More often than not, Kitten dreamed of meat. A roast Cornish hen dripping in juice, sizzling belly of pork, a fat slice of ham. In his meat dreams, there was tea, too, and butter and jam for the bread, tall tin tumblers of fresh milk, lemony crumpets with a bit of clotted cream, peppermint sticks. Tonight’s humble meal, he pretended was a fast for July Eve. Tomorrow, he would go into the town. He would learn the year, see what new marvels the passage of time had wrought, and find the good food. He would gorge himself on it, carry it in baskets wherever he went, and never share a morsel of it with the house.
The socks limited his dexterity, and Kitten’s hands grew numb while he ate. Finished, he rose and stood before the lone small cabinet by the window. Shivering, with his hands tucked in his armpits, he said, “Gloves,” then counted to ten, and opened the cabinet. Only the sewing kit there on the shelf. Only ever the sewing kit, full of needles and thimbles, but lacking thread. The expectant smile he’d worn since the house touched down, the front door opened, and he knew it was July faded from Kitten’s face. He could feel the knot in his throat. It made him sound like he was whimpering when he said, “Please? I’m cold.”
The door to the second room, the hated room, the one that could expand and contract, reach through space and push beyond time, creaked open, swung itself shut again. In the cabinet, the sewing kit skittered.
“No,” Kitten moaned. “It’s July. Please?”
The eldritch door opened and slammed, opened and slammed while Kitten squeezed shut his eyes and wrapped his arms about his head. Sometimes the house got angry with him, and it would tilt on its unnatural axis, befriending gravity to send him sprawling through the door. There, in the house’s warped second room, roamed all of Kitten’s lost time. All the months and years he should have aged but didn’t, so long as he spent them wandering through the house’s unmeasurable, self-contained maze. It was July, though, and Kitten had been let outside. The door shut itself once more, made a sound like the clicking of a lock, and when Kitten opened his eyes, a blanket rested on the back of the table’s only chair, and the wood-burning stove crackled to life.
Kitten sniffled and wormed the socks back over his hands, readjusted his head scarf, wrapped the blanket around his shoulders, and settled down with his bestiary in front of the stove. Hours later, when the moon’s light grayed the barren front room, a muffled sound drew Kitten back from the edges of sleep. He squinted at the new shadow beside the door. When he made it out, he sighed.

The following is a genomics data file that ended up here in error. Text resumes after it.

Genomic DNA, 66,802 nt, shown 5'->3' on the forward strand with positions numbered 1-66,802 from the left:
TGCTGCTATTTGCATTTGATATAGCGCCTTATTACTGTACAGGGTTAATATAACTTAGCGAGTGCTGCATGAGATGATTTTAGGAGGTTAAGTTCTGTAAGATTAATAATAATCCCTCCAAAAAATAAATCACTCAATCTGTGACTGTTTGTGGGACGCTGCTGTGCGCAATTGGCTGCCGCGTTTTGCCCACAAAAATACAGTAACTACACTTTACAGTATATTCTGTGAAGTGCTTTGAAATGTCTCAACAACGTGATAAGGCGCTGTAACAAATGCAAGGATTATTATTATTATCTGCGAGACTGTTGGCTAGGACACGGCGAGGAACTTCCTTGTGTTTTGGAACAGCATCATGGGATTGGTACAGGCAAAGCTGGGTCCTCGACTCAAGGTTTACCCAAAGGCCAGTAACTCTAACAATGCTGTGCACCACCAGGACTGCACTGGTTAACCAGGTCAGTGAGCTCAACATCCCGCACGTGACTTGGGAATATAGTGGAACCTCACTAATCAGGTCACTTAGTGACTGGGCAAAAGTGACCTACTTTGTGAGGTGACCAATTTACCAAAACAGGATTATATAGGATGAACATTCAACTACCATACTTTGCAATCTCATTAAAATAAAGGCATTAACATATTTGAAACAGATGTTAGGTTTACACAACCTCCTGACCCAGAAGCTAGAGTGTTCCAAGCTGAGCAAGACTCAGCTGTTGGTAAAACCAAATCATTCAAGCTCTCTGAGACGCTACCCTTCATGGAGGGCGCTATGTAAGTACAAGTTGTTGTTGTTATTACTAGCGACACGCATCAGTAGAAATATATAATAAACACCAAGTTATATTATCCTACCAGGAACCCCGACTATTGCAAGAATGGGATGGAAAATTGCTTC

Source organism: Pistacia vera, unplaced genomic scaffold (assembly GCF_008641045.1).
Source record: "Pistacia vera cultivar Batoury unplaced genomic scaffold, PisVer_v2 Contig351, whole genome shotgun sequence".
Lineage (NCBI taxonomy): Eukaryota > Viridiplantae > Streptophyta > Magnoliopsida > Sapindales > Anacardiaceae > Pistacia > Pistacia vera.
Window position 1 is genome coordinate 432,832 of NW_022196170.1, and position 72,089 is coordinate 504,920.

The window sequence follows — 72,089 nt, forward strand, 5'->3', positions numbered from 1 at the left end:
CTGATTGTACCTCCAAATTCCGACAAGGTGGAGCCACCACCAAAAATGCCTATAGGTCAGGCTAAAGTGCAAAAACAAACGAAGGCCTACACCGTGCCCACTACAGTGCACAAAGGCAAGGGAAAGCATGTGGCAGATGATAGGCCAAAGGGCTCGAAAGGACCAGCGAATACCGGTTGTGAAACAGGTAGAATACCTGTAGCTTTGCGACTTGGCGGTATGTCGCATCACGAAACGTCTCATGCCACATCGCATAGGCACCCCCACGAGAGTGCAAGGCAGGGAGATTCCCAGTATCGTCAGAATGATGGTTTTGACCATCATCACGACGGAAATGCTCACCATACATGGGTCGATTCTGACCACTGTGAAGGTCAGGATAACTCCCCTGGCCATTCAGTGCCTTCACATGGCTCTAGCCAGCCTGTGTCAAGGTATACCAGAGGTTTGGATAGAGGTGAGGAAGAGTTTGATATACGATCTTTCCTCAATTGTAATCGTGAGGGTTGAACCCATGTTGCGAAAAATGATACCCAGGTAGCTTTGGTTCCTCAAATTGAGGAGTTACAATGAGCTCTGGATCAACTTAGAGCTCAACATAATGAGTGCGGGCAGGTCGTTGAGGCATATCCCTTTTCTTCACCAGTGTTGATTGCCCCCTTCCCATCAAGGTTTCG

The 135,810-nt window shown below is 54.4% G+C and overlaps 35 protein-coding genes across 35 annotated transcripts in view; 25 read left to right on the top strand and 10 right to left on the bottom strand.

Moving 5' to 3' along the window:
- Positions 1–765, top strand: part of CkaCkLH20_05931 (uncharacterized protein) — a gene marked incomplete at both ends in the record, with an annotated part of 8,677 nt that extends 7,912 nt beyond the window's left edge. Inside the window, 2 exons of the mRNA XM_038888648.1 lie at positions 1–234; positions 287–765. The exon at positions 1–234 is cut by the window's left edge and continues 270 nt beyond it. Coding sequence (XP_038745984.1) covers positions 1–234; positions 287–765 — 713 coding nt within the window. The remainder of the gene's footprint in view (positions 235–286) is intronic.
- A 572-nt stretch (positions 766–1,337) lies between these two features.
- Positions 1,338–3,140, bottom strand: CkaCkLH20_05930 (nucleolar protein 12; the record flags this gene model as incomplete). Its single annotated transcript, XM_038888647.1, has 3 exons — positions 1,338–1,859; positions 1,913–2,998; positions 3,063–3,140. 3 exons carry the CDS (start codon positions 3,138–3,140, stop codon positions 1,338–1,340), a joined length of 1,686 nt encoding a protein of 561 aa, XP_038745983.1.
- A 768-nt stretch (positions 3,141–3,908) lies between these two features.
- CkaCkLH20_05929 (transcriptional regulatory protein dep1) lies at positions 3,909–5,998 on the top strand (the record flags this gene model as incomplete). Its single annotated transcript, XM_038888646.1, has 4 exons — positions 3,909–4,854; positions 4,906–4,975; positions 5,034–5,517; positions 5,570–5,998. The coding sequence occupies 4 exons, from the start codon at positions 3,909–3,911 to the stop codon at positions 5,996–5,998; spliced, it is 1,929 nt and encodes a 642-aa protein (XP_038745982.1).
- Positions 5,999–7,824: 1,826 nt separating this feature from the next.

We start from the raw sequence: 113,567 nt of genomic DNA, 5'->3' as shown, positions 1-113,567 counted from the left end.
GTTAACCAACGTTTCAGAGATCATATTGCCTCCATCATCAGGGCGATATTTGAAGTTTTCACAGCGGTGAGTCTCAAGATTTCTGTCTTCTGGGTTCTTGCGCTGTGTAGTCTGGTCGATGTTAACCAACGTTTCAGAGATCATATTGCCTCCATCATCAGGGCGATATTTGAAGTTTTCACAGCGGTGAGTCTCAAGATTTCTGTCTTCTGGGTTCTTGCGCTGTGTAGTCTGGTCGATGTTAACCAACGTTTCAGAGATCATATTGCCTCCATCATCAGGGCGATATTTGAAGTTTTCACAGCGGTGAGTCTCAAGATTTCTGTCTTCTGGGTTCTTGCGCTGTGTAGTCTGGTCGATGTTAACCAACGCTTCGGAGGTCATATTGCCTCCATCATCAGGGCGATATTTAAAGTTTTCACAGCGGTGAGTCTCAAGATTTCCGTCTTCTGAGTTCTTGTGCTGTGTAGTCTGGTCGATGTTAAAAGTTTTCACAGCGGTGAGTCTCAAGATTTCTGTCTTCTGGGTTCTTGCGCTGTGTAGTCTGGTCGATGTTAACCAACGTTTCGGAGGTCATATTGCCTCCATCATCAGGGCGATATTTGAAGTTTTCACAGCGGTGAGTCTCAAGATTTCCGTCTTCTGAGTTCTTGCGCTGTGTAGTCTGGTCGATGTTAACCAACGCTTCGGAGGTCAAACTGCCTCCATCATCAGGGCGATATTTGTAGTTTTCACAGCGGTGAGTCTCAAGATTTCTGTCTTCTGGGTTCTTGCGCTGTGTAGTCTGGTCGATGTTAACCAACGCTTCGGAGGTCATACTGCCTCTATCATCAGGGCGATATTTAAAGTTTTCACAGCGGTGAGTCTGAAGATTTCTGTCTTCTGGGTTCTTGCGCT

“Bicycle,” he said. “Thank you.”
Tucked into the basket on the bicycle: fleece-lined gloves, a wad of ten-dollar bills. The house provides. Its reach extends beyond closed doors and down long hallways, into empty rooms, abandoned atriums, and untrod stairwells. It connects to all forgotten and vacant places, into sealed-up voids and architectural blanks. The second room with its closed door is in perpetual communion with all the world’s closed doors so that its pets may never escape. Kitten, like others before him and more sure to come, attempted, in his younger Julys, to leave the house behind. To run, hitchhike, beg clemency, seek asylum in a new city, a new building somewhere far from where the house touched down. All of them, the house’s pets, hundreds of miles and weeks away, thinking themselves free, have once opened a closed door, crossed the threshold, and found themselves back inside the house.
Call it a cuckoo building. A spat-up space. Its learning curve is slow, recursive. It knows not what it does, only what it needs. A damned, demanding thing. Like a child. It killed its first pet, not out of malice, but for lack of knowing when its pet needed feeding. First a starving pet, moaning low, then a rotting pet, full of stink. So the house chose to return to its first pet’s home, to use its hidden geometries to slip the bones through unoccupied walls. It put its pet back where it found him. Like a child.
Learning to mistrust doors, other pets have run away, not to other places, but to other sides, determining death preferable to the house’s love. The house hurts, but does not know how it came to hurt. It knows that it is broken, that some part of it is torn, ripped from its moorings and made sick inside. It cannot form ideas; its communication is nonverbal, crudely symbolic, like a child’s. It shakes the sewing kit at its pets, but they don’t know what to do.
The pets rail and leave, come back and leave again, come back and kill themselves. The house hurts. It keeps them alive well past their times, its brokenness wronging them, too, from the inside out. It waits for one to come who can mend the tear, who knows the proper use of needle and thread.
Kitten stays. He is the oldest. He no longer tries to leave. He pales when the sewing kit appears, screams at the walls and weeps. I don’t know what you want me to do, he says. Tell me what to do and I’ll do it. The house hears him, wishes it knew. Kitten would do it, the house knows, if he could. He would mend the tear, sew them both up, house and pet, seal them up safe and together forever, the house and its Kitten.